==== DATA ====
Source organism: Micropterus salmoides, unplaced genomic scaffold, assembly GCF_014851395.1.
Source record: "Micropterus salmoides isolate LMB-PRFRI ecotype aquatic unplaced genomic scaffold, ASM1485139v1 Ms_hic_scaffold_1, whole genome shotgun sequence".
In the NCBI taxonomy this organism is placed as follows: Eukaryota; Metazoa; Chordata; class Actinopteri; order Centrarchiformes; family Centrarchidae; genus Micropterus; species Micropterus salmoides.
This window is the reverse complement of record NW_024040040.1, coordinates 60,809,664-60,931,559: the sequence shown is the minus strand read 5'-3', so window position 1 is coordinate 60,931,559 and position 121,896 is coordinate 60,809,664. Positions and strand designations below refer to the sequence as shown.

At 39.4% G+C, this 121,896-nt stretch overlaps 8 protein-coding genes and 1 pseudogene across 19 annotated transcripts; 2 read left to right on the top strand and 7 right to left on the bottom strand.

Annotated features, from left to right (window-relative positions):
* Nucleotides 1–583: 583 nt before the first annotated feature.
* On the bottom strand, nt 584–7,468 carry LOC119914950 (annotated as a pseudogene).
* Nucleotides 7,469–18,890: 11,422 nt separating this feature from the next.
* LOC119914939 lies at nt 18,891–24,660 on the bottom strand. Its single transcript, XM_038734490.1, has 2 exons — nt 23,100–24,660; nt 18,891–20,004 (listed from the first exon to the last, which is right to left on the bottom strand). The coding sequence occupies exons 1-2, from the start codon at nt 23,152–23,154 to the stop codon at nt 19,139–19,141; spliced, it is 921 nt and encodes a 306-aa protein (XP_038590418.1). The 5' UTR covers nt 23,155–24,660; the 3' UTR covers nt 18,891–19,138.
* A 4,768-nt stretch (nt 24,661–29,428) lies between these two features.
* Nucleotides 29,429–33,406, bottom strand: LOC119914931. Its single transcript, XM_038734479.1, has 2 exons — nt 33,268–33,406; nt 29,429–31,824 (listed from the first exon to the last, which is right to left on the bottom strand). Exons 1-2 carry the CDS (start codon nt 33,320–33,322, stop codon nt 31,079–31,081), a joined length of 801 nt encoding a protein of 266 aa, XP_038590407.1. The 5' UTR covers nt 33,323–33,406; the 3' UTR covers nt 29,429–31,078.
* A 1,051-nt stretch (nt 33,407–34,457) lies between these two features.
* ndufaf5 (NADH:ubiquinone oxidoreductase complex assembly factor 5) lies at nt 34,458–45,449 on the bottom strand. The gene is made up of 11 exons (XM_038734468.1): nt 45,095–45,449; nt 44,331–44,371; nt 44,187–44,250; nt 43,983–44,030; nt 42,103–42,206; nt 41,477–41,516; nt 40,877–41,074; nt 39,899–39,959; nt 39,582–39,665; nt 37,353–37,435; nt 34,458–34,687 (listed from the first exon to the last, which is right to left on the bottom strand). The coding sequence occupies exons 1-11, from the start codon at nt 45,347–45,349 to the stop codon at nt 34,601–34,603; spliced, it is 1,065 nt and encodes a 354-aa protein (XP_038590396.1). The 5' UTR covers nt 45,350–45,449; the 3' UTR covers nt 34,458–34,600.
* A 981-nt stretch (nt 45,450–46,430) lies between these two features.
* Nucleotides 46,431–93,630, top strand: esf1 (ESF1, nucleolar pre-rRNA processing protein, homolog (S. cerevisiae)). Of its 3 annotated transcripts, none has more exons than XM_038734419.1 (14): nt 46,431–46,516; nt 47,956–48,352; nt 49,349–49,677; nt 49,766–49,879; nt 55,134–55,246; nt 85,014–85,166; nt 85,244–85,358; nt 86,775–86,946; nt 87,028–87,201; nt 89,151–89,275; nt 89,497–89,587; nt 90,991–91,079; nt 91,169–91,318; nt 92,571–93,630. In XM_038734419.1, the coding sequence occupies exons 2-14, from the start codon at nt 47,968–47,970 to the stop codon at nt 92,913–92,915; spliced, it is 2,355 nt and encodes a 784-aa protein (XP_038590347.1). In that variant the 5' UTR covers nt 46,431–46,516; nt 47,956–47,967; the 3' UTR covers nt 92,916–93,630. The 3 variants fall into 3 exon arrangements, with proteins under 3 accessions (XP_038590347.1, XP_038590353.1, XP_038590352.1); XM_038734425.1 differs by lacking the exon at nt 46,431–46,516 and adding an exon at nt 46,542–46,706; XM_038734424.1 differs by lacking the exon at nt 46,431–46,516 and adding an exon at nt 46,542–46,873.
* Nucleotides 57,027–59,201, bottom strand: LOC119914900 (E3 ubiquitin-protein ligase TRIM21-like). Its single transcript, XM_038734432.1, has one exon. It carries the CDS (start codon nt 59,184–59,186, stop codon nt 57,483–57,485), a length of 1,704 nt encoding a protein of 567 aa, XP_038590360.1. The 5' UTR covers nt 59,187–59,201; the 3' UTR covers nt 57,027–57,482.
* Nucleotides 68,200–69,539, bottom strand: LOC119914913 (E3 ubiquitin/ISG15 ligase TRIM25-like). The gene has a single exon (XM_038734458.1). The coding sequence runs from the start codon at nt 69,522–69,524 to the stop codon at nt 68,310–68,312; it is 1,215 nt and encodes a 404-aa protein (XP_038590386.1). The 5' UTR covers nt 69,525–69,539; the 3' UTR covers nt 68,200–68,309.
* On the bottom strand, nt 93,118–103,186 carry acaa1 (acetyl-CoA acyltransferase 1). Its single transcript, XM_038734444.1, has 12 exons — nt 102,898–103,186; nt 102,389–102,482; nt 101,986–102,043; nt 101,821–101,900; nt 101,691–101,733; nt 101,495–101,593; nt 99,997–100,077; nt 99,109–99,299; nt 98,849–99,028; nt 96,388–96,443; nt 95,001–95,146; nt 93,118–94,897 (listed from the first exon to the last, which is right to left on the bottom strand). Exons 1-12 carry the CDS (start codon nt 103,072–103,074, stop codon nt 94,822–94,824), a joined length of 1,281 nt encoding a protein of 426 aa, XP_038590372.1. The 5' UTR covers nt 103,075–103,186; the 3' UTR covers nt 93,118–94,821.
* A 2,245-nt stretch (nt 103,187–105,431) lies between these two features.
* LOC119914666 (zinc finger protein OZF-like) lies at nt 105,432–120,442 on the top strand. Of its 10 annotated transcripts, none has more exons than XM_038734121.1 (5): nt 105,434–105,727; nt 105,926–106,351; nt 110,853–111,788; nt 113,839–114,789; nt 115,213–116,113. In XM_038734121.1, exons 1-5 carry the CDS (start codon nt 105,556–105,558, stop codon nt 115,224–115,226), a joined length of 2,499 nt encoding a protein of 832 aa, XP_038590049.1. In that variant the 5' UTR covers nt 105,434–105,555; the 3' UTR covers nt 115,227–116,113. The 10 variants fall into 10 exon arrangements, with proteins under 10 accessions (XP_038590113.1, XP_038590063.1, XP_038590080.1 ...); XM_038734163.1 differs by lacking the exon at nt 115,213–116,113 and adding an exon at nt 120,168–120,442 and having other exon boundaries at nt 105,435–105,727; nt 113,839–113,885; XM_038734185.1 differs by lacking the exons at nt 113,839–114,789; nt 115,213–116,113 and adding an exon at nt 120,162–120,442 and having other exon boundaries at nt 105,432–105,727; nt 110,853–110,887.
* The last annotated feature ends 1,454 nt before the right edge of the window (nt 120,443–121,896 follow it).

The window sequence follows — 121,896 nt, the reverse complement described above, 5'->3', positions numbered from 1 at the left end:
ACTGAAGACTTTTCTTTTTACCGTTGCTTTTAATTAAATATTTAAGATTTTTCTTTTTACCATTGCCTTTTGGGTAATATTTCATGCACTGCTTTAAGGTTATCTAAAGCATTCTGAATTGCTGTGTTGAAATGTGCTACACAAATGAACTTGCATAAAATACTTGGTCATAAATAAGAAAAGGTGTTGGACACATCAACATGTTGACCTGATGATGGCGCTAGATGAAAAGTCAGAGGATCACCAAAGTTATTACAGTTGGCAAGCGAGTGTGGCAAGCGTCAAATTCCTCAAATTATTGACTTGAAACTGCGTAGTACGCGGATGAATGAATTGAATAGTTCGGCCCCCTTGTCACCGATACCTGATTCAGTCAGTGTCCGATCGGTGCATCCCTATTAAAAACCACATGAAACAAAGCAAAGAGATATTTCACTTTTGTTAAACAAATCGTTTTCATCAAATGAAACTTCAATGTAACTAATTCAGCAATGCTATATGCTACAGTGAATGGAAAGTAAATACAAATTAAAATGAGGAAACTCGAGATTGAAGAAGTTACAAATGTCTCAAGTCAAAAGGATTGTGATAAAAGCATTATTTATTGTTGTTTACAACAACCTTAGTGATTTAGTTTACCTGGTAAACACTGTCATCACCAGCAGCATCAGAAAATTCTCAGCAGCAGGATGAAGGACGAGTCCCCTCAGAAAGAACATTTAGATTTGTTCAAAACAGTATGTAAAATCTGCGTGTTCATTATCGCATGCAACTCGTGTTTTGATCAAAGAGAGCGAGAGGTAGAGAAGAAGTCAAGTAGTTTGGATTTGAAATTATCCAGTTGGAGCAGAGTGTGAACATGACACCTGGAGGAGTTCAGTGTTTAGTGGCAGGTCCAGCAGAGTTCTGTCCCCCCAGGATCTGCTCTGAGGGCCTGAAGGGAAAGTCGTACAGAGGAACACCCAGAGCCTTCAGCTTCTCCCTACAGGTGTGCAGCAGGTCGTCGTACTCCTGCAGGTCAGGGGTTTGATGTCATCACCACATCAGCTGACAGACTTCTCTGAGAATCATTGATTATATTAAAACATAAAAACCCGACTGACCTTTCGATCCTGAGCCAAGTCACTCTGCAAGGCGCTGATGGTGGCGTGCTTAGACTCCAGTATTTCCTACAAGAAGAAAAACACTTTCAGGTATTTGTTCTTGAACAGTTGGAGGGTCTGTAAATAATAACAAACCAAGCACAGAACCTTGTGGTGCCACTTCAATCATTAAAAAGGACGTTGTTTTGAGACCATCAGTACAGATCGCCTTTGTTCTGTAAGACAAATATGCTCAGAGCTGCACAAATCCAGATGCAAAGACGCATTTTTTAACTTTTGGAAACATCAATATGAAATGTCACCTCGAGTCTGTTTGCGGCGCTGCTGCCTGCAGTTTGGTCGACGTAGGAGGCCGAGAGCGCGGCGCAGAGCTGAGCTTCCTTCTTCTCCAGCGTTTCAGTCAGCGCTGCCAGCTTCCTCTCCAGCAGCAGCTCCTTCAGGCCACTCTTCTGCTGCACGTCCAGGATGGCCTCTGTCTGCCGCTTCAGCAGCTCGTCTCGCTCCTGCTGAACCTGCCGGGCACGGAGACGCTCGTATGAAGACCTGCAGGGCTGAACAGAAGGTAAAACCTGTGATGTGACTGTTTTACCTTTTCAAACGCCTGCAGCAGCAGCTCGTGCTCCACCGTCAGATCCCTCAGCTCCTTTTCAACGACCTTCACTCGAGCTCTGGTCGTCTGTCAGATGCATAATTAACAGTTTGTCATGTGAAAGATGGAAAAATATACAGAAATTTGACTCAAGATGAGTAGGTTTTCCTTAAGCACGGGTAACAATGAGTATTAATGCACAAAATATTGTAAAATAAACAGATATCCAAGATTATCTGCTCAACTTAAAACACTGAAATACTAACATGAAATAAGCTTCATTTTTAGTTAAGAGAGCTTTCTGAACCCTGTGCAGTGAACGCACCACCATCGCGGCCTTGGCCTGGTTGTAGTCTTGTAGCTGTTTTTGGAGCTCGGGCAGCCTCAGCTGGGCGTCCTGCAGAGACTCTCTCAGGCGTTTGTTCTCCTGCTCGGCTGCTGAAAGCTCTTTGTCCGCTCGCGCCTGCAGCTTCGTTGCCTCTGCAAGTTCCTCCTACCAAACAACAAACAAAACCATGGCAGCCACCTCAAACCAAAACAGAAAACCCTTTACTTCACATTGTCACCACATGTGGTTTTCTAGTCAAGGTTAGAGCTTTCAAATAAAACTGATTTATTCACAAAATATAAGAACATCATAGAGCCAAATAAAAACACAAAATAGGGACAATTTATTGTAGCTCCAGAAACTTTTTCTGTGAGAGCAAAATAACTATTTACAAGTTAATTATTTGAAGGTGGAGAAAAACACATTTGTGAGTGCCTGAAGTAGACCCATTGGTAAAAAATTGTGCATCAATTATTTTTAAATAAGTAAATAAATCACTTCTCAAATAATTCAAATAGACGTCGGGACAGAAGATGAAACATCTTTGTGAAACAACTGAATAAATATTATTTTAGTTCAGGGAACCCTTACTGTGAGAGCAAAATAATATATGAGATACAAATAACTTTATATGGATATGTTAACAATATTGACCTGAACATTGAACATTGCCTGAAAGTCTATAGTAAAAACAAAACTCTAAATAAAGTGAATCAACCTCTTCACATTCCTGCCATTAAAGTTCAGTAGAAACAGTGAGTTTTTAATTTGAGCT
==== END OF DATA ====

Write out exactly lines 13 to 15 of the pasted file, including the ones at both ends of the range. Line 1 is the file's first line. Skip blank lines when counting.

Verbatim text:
* A 1,051-nt stretch (nt 33,407–34,457) lies between these two features.
* ndufaf5 (NADH:ubiquinone oxidoreductase complex assembly factor 5) lies at nt 34,458–45,449 on the bottom strand. The gene is made up of 11 exons (XM_038734468.1): nt 45,095–45,449; nt 44,331–44,371; nt 44,187–44,250; nt 43,983–44,030; nt 42,103–42,206; nt 41,477–41,516; nt 40,877–41,074; nt 39,899–39,959; nt 39,582–39,665; nt 37,353–37,435; nt 34,458–34,687 (listed from the first exon to the last, which is right to left on the bottom strand). The coding sequence occupies exons 1-11, from the start codon at nt 45,347–45,349 to the stop codon at nt 34,601–34,603; spliced, it is 1,065 nt and encodes a 354-aa protein (XP_038590396.1). The 5' UTR covers nt 45,350–45,449; the 3' UTR covers nt 34,458–34,600.
* A 981-nt stretch (nt 45,450–46,430) lies between these two features.